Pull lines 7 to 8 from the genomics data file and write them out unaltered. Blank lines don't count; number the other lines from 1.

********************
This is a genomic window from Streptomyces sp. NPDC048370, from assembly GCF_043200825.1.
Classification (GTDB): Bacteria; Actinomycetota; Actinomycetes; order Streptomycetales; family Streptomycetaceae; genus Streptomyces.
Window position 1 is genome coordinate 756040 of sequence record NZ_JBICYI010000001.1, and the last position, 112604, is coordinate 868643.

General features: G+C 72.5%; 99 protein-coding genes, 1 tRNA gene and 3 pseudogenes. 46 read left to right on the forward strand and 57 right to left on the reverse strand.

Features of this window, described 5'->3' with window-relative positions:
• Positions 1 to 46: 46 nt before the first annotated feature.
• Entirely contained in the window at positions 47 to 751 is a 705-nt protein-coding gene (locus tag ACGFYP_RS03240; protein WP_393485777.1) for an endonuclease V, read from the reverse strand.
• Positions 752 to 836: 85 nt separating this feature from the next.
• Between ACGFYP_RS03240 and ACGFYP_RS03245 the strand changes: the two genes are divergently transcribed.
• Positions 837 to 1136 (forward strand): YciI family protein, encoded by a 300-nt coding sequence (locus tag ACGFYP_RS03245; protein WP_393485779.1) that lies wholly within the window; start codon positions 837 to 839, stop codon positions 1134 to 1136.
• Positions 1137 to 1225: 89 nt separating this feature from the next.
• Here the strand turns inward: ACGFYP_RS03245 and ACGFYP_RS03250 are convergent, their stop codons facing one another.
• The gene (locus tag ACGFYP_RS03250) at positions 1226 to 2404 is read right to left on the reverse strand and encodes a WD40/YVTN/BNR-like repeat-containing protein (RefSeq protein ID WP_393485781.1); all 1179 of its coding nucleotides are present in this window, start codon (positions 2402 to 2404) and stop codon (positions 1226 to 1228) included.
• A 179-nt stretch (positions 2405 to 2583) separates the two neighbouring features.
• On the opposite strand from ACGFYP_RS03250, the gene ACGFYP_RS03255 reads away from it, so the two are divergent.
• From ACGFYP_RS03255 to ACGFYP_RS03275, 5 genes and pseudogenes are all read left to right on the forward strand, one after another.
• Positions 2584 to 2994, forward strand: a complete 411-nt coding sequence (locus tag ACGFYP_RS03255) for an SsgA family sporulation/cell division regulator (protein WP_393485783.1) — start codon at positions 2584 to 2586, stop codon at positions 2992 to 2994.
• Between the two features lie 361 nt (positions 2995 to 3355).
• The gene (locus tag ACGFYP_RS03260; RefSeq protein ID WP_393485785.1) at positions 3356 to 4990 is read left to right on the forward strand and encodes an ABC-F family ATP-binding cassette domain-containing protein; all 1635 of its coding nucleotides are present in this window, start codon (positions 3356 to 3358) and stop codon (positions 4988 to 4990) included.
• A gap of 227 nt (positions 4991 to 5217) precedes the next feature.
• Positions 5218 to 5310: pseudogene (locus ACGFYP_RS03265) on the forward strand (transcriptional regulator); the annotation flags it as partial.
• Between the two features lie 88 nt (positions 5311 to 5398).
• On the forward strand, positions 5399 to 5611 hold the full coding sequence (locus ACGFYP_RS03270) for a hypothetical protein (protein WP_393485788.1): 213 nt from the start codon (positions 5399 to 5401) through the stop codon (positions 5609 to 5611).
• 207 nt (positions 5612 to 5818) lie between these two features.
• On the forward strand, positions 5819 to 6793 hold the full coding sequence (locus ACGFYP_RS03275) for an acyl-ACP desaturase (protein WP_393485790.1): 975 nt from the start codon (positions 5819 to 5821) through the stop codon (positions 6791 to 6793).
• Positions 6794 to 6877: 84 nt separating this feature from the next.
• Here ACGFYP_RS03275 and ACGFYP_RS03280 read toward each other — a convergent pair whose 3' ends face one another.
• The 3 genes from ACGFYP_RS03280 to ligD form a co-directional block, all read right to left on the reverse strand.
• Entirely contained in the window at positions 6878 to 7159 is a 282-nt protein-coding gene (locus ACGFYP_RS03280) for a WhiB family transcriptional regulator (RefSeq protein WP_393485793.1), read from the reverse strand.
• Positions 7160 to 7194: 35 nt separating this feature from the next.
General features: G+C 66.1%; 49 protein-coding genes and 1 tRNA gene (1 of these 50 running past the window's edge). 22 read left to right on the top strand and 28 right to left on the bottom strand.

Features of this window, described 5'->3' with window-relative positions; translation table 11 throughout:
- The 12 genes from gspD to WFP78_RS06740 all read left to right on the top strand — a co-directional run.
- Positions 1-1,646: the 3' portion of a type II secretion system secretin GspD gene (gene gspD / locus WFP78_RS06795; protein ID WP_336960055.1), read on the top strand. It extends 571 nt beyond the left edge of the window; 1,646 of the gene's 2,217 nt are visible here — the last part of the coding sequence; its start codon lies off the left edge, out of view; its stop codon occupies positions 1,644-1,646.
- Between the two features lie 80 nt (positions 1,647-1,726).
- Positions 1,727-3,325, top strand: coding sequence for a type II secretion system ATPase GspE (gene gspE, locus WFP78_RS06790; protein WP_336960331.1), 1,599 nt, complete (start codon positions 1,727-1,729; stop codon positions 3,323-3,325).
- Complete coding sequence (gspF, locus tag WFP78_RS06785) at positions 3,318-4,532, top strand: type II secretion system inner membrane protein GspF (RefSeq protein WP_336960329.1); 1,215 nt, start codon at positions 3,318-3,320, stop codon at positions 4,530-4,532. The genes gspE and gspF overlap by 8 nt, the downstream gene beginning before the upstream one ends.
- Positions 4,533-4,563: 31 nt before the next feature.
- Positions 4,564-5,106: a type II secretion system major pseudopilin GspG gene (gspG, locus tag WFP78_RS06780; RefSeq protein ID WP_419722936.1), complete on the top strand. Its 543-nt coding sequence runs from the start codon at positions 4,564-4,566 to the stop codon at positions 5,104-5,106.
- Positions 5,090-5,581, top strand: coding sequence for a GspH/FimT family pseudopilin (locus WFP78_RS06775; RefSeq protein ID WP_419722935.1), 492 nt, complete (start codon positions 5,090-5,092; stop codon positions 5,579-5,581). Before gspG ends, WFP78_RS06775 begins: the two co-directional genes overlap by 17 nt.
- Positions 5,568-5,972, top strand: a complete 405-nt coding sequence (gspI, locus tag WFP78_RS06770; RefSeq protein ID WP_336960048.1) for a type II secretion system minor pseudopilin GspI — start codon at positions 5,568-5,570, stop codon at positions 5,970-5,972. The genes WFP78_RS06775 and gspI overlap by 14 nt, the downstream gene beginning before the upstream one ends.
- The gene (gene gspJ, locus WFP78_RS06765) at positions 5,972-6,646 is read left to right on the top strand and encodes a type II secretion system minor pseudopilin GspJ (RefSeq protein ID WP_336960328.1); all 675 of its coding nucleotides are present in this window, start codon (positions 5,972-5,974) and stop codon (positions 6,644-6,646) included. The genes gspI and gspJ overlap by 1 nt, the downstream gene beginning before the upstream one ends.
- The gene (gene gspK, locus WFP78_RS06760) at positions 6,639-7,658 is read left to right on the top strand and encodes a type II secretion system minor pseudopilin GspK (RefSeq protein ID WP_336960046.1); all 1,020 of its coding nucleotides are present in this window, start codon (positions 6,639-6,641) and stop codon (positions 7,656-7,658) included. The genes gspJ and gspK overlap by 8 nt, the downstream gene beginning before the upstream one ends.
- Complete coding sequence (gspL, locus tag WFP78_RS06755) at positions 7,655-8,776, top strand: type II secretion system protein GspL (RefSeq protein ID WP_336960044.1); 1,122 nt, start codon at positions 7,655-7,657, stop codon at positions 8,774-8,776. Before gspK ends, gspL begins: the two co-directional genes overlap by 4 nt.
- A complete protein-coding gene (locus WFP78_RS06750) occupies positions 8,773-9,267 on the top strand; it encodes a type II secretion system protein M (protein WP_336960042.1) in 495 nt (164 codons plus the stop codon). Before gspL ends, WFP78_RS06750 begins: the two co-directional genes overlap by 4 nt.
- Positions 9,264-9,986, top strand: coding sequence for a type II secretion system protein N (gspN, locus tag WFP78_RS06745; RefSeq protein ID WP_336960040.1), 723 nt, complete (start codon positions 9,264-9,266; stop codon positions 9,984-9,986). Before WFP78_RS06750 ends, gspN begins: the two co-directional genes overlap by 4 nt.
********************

• Entirely contained in the window at positions 47 to 751 is a 705-nt protein-coding gene (locus tag ACGFYP_RS03240; protein WP_393485777.1) for an endonuclease V, read from the reverse strand.
• Positions 752 to 836: 85 nt separating this feature from the next.